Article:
I took the opportunity of this delay to be present at a public solemnity, to which the king had invited us, when we went last to visit him, and which, he had informed us, was to be performed on the 8th. With a view to this, he and all the people of note quitted our neighbourhood on the 7th, and repaired to Mooa, where the solemnity was to be exhibited. A party of us followed them the next morning. We understood, from what Poulaho had said to us, that his son and heir was now to be initiated into certain privileges, amongst which was, that of eating with his father, an honour he had not, as yet, been admitted to.
We arrived at Mooa about eight o’clock, and found the king, with a large circle of attendants sitting before him, within an inclosure so small and dirty, as to excite my wonder that any such could be found in that neighbourhood. They were intent upon their usual morning occupation, in preparing a bowl of kava. As this was no liquor for us, we walked out to visit some of our friends, and to observe what preparations might be making for the ceremony, which was soon to begin. About ten o’clock, the people began to assemble in a large area, which is before the malaee, or great house, to which we had been conducted the first time we visited Mooa. At the end of a road, that opens into this area, stood some men with spears and clubs, who kept constantly reciting or chanting short sentences in a mournful tone, which conveyed some idea of distress, and as if they called for something. This was continued about an hour; and, in the mean time, many people came down the road, each of them bringing a yam, tied to the middle of a pole, which they laid down before the persons who continued repeating the sentences. While this was going on, the king and prince arrived, and seated themselves upon the area; and we were desired to sit down by them, but to pull off our hats, and to untie our hair. The bearers of the yams being all come in, each pole was taken up between two men, who carried it over their shoulders. After forming themselves into companies of ten or twelve persons each, they marched across the place with a quick pace; each company headed by a man bearing a club or spear, and guarded on the right by several others armed with different weapons. A man carrying a living pigeon on a perch, closed the rear, of the procession, in which about two hundred and fifty persons walked.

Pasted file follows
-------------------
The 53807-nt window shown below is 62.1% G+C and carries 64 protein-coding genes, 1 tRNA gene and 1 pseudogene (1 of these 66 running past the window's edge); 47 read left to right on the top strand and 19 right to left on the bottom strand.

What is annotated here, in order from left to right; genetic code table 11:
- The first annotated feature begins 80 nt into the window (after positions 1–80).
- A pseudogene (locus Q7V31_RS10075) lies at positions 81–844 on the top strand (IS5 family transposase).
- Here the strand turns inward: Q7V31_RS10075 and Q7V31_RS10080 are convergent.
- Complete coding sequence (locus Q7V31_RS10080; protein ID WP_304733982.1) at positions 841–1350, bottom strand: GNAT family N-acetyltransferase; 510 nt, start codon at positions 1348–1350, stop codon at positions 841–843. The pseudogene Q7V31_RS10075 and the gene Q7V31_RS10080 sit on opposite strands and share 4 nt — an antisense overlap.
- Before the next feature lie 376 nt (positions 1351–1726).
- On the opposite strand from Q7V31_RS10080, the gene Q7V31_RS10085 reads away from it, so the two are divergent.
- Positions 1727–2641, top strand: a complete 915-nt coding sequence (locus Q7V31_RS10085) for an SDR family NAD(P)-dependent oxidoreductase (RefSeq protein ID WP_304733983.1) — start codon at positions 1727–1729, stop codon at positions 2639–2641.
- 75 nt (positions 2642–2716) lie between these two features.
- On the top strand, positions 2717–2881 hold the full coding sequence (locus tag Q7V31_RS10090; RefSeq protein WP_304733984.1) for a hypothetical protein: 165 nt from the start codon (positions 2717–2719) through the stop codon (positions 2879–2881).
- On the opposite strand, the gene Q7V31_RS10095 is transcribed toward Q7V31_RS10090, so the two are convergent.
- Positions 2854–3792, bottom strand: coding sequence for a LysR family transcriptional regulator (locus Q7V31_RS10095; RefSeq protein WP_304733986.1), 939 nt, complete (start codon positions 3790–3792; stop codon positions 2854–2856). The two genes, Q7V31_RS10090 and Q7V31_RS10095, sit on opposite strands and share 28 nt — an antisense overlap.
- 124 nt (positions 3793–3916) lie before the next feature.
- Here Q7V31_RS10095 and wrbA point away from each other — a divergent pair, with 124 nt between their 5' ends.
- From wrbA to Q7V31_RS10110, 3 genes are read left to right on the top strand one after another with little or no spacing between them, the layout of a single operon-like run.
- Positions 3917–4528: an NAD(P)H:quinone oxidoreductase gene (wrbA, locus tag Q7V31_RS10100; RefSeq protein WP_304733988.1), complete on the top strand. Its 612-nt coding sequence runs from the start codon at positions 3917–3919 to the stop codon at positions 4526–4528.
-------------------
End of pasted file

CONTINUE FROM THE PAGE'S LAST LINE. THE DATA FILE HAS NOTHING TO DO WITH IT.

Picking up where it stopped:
Omai was desired by me to ask the chief, to what place the yams were to be thus carried with so much solemnity? but, as he seemed unwilling to give us the information we wanted, two or three of us followed the procession contrary to his inclination. We found that they stopped before a morai or fiatooka of one house standing upon a mount, which was hardly a quarter of a mile from the place where they first assembled. Here we observed them depositing the yams, and making them up into bundles; but for what purpose we could not learn. And, as our presence